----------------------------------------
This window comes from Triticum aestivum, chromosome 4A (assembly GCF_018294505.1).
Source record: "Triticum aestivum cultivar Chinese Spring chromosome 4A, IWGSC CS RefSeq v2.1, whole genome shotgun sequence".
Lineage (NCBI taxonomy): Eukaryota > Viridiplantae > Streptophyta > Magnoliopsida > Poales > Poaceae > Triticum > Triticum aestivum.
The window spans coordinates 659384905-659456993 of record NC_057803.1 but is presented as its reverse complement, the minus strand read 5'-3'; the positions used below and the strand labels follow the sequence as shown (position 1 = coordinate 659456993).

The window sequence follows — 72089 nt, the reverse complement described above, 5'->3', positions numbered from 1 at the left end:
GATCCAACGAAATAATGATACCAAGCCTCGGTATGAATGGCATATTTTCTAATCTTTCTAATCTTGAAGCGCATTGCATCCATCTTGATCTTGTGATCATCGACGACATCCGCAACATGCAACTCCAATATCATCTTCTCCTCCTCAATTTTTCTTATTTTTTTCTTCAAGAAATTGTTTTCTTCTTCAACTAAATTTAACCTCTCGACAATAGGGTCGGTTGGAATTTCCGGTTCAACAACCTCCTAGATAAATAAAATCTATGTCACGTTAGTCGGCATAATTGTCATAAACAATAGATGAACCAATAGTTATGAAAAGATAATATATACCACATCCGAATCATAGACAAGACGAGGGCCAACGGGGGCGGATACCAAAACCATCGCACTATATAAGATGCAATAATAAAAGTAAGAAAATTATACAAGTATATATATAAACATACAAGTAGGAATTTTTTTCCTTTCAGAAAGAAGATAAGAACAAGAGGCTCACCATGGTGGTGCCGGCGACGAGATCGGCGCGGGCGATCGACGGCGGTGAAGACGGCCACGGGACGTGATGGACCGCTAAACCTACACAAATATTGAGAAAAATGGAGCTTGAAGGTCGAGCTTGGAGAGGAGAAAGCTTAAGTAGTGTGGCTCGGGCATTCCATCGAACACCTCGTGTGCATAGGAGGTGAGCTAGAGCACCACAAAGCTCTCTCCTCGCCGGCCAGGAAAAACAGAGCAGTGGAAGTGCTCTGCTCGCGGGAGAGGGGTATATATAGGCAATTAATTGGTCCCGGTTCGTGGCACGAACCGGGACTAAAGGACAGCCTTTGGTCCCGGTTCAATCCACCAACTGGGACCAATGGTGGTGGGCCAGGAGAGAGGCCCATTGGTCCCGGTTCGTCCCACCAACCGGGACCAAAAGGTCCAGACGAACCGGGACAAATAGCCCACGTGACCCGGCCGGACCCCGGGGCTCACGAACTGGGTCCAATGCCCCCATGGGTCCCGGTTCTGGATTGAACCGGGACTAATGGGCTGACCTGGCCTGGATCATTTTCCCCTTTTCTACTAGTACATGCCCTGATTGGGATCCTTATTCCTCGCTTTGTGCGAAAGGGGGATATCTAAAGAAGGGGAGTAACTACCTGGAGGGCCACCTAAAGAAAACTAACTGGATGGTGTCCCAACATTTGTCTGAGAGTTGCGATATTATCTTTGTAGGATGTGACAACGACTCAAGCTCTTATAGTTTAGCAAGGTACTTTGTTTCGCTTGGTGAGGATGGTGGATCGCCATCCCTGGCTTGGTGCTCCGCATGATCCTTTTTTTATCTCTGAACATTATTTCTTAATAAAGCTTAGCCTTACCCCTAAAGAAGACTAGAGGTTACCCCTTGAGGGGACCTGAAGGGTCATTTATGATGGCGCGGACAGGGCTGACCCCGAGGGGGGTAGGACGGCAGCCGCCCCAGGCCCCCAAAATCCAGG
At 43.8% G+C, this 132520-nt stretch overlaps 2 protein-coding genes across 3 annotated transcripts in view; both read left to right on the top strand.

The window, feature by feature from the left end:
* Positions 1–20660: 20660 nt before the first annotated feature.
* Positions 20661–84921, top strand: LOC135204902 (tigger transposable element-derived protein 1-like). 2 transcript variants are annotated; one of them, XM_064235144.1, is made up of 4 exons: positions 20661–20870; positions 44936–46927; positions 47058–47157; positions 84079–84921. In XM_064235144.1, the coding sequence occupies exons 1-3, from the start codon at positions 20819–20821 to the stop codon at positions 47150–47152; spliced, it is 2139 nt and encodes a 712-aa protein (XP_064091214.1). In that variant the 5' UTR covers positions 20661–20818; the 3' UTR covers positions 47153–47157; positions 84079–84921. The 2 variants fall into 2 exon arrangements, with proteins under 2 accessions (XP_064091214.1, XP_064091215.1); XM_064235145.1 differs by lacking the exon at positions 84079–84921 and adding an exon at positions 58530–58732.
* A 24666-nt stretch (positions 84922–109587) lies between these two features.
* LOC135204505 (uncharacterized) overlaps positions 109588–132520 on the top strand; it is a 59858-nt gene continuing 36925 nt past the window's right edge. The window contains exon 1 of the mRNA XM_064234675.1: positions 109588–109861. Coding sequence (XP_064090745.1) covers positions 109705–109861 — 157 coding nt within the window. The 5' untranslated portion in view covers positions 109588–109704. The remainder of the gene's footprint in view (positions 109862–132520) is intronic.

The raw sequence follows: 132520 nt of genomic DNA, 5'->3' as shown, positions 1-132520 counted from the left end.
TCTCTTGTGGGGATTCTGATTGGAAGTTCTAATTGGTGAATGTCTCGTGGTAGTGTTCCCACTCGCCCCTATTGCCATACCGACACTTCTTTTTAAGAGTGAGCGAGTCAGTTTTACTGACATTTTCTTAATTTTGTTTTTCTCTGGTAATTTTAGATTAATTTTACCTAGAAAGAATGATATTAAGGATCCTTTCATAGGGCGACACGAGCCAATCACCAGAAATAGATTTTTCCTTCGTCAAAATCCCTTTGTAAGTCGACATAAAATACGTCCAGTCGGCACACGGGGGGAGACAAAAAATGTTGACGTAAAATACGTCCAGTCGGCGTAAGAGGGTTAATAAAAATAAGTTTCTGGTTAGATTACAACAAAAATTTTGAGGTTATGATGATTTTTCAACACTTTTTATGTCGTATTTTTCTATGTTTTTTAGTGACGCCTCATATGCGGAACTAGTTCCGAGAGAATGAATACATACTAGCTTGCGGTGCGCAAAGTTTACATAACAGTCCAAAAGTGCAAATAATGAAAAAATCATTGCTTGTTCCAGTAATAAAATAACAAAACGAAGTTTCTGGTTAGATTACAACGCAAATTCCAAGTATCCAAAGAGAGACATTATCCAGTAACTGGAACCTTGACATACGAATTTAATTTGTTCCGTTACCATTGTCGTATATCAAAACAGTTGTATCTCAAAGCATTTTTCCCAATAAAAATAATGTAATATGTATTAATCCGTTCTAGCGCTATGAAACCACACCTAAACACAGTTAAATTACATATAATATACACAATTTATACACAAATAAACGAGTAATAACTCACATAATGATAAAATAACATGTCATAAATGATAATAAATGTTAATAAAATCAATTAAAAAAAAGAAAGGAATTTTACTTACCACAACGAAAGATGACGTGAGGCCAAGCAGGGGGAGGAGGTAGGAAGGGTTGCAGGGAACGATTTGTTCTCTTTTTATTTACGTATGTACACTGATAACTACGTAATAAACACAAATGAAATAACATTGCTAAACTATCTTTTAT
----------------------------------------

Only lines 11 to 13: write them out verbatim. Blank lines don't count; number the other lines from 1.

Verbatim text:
* A 24666-nt stretch (positions 84922–109587) lies between these two features.
* LOC135204505 (uncharacterized) overlaps positions 109588–132520 on the top strand; it is a 59858-nt gene continuing 36925 nt past the window's right edge. The window contains exon 1 of the mRNA XM_064234675.1: positions 109588–109861. Coding sequence (XP_064090745.1) covers positions 109705–109861 — 157 coding nt within the window. The 5' untranslated portion in view covers positions 109588–109704. The remainder of the gene's footprint in view (positions 109862–132520) is intronic.

The raw sequence follows: 132520 nt of genomic DNA, 5'->3' as shown, positions 1-132520 counted from the left end.